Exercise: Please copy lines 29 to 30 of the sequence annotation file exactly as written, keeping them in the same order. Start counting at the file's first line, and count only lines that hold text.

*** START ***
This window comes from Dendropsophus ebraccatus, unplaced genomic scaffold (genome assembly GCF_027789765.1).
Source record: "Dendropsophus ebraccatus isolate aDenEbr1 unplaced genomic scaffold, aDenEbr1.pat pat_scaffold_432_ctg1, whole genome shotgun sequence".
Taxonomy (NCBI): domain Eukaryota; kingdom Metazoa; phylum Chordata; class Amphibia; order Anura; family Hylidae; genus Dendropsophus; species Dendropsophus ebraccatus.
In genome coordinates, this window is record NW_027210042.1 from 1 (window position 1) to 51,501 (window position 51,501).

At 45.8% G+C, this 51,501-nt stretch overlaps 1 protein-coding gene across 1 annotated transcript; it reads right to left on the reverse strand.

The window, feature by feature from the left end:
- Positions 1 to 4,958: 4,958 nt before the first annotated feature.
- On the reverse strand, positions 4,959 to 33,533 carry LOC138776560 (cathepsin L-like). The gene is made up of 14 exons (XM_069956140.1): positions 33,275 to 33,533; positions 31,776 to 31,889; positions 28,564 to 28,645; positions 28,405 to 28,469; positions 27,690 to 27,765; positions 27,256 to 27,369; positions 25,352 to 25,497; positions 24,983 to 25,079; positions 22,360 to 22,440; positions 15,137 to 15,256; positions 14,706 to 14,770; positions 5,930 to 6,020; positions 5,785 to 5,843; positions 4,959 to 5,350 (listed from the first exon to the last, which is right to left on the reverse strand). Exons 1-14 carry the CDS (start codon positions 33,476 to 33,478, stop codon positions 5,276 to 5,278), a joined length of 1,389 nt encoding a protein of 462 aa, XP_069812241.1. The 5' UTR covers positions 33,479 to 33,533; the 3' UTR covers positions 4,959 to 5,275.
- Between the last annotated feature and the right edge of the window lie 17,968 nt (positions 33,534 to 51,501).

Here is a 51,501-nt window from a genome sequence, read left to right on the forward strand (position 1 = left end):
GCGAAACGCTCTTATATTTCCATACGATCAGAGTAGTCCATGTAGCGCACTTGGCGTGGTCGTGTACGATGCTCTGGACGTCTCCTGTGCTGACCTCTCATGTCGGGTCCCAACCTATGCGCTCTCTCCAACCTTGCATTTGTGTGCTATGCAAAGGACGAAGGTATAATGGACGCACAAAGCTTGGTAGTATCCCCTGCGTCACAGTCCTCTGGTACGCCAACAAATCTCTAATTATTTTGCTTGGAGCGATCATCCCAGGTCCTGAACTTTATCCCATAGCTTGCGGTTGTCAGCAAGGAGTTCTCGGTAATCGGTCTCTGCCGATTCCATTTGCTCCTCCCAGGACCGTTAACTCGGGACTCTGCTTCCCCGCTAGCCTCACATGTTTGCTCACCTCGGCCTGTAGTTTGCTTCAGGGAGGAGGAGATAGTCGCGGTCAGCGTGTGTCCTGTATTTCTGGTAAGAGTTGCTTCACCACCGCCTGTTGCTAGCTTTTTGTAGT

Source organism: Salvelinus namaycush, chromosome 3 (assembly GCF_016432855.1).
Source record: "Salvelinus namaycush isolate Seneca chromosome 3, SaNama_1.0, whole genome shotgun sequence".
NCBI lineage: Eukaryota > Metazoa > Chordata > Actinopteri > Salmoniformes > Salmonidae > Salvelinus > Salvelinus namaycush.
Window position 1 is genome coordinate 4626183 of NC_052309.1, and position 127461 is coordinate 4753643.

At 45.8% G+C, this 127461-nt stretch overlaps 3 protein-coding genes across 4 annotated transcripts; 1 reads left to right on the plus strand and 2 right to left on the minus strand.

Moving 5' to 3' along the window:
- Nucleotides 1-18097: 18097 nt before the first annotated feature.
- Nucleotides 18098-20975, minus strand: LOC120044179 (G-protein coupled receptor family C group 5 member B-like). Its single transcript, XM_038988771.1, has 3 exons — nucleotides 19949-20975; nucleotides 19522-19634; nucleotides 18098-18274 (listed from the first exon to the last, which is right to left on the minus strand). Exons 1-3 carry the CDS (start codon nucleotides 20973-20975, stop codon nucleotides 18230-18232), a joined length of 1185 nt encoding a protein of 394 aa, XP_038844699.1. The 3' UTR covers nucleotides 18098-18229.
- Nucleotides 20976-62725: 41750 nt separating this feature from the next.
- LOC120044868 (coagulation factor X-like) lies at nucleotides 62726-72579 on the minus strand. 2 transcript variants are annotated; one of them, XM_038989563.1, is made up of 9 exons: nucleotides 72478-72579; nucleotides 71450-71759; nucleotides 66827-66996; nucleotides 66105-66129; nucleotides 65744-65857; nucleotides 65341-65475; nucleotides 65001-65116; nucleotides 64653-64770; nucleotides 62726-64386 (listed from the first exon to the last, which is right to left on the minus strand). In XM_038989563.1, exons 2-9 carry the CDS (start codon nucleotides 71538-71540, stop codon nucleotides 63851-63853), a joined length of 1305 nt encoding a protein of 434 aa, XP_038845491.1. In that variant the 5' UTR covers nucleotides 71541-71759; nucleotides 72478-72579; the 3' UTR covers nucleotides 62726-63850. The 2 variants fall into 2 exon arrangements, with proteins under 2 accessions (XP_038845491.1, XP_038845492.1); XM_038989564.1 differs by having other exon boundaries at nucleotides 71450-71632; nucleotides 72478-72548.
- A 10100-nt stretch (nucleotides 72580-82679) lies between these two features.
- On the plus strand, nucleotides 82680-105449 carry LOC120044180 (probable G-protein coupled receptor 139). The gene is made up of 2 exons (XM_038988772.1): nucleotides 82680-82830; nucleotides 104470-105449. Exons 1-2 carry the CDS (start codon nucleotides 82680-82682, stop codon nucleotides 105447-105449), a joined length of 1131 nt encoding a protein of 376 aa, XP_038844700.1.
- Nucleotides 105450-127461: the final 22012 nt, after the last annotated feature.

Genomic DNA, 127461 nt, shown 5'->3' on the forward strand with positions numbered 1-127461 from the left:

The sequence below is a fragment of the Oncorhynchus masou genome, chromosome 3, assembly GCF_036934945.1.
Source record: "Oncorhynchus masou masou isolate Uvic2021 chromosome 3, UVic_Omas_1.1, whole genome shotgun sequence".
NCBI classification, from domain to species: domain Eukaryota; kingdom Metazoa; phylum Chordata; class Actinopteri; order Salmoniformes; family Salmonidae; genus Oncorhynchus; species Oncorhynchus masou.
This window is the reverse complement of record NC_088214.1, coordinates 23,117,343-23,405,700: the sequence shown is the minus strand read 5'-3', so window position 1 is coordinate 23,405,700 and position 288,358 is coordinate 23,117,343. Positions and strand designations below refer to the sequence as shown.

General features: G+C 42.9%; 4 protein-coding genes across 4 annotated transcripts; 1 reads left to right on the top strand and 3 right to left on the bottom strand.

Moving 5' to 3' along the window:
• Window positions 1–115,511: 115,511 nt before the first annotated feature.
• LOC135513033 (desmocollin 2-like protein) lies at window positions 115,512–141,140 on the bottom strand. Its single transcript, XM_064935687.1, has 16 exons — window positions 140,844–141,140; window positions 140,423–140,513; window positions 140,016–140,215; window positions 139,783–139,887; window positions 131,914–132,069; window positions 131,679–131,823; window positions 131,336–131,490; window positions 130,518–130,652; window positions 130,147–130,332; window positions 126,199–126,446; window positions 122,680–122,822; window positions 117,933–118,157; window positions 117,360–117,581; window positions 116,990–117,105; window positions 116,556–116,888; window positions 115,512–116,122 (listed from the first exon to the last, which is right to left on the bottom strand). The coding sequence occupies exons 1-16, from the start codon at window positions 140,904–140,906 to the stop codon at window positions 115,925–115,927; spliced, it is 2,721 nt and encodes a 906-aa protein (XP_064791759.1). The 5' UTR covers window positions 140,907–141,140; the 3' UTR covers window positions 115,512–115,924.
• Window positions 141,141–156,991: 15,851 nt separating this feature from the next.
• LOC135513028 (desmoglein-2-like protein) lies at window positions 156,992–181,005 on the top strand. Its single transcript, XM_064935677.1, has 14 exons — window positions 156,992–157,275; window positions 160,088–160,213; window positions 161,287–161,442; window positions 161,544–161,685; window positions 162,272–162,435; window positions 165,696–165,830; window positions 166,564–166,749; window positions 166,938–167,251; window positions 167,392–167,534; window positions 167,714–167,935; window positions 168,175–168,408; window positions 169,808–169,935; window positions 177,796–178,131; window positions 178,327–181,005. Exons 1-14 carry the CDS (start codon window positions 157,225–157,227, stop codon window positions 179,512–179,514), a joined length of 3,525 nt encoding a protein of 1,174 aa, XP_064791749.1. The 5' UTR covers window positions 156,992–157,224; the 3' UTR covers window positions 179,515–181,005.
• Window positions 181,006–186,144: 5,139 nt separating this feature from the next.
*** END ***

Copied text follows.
This window is the reverse complement of record NC_088214.1, coordinates 23,117,343-23,405,700: the sequence shown is the minus strand read 5'-3', so window position 1 is coordinate 23,405,700 and position 288,358 is coordinate 23,117,343. Positions and strand designations below refer to the sequence as shown.

General features: G+C 42.9%; 4 protein-coding genes across 4 annotated transcripts; 1 reads left to right on the top strand and 3 right to left on the bottom strand.